# The Goal #

Before going too deep into the implementation details of Genesis, I’ll touch on the high level aspect of quantization. Quantization is a technique used to map arbitrary inputs into a well defined output space. This is, practically speaking, a hash function. When the term ‘quantization’ is used, however, it’s typically numeric in nature. Quantization is typically used in audio/image processing to compress inputs for storage or transmission.

# Quantizing OpenSimplex #

My use case is a little less straightforward. The OpenSimplex implementation I’m using as a default noisemap generator produces values in the interval [-1,1]. The 3d simplex function produces continuous values suitable for a noisemap, but the values are by nature infinitesimally small and diverge from their neighbors in similarly small quantities. Here’s an example of a small sampling of 25 points:

```
[1.9052595476929043e-65 0.23584641815494023 -0.15725758120580122 -0.16181229773462788 -0.2109552918614408 -0.24547524871149487 0.4641016420951697 0.08090614886731387 -0.3720484238283594 -0.5035758520116665 -0.14958647968356706 -0.22653721682847863 0.4359742698469777 -0.6589156578369094 -1.1984697154842467e-66 0.2524271844660192 -0.3132366454912306 -0.38147748611610527 5.131908781688952e-66 0.3814774861161053 0.07543249830197025 0.513284589875744 -1.4965506447200717e-65 0.031883015701786095 0.392504694554317]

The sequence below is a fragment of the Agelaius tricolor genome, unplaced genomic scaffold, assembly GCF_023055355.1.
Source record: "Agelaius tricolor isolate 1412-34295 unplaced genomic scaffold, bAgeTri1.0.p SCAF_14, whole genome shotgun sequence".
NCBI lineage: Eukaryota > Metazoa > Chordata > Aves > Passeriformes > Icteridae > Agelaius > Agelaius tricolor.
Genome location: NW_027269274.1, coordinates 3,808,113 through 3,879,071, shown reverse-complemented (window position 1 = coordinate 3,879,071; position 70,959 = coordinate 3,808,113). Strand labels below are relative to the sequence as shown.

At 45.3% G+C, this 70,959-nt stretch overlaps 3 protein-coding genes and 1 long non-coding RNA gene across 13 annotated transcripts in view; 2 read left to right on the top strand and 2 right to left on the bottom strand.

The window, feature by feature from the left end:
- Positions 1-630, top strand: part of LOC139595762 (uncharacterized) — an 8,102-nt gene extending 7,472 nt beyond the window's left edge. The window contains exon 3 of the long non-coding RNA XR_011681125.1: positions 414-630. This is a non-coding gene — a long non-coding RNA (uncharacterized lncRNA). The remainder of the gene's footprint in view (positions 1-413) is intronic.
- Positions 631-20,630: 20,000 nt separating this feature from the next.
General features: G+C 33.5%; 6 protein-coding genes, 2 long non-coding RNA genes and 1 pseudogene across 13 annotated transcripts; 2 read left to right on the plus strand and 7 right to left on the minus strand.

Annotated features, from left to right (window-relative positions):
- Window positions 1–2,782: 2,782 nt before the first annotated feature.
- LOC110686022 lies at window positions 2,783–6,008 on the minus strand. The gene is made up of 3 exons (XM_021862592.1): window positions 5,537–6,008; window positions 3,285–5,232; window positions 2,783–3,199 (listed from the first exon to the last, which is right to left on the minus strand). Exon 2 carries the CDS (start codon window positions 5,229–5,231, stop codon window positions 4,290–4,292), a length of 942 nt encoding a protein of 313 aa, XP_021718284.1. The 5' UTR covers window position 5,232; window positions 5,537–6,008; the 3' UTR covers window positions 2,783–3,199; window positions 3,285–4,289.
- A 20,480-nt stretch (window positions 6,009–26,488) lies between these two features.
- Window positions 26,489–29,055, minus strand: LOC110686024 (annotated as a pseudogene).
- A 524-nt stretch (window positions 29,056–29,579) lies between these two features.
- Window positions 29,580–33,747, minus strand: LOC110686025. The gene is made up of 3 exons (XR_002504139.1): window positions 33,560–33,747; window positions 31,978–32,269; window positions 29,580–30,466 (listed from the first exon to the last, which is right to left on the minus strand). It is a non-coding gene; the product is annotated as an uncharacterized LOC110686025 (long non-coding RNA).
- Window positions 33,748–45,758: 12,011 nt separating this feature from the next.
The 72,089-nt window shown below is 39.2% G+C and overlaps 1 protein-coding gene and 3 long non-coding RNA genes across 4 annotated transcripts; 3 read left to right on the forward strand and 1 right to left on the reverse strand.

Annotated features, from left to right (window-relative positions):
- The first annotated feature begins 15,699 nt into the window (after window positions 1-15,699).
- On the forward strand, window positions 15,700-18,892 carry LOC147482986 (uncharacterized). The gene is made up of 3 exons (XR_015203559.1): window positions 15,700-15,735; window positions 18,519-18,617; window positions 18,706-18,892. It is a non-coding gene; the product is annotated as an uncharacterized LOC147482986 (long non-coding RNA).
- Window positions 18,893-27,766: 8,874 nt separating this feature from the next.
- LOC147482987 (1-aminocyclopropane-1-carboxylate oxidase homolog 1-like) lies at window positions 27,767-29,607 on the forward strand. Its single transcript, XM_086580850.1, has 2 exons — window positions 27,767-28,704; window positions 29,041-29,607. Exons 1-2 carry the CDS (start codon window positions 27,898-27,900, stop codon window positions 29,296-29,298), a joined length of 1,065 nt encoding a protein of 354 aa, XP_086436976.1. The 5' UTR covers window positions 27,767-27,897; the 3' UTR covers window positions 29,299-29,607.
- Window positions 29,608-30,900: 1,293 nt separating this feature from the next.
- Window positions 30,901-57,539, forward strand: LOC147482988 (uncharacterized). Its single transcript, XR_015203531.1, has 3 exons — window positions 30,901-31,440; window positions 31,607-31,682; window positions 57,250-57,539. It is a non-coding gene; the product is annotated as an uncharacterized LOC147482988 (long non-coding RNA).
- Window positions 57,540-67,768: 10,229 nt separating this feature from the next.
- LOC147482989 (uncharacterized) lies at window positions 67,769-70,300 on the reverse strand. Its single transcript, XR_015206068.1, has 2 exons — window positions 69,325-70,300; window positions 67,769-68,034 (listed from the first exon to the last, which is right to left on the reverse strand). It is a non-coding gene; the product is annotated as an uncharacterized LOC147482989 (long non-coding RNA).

```

As you can see, there are some reasonably comprehensible values, like `-0.50357585`

, `-0.222`

, `0.075432`

, but there’s also values like `-1.1984697154842467e-66`

and `1.9052595476929043e-65`

. Mathematically, these values end up being continous and suitable for generating a noisemap but for a human being doing development work and examining raw data, it’s almost impossible to have any intuitive grasp of the numbers I’m seeing. Furthermore, when I pass these values to a visualization tool or serialize them to a storage format, I want them to be meaningful and contextually “sane”. The noisemap values describe the absolute height of terrain at a given (X,Y) coordinate pair. If we assume that terrain hight is measured in meters, a world whose total height ranges between -1 meter and 1 meter isn’t very sensible. A good visualization tool can accomodate this data, but it’s not good enough for my purposes.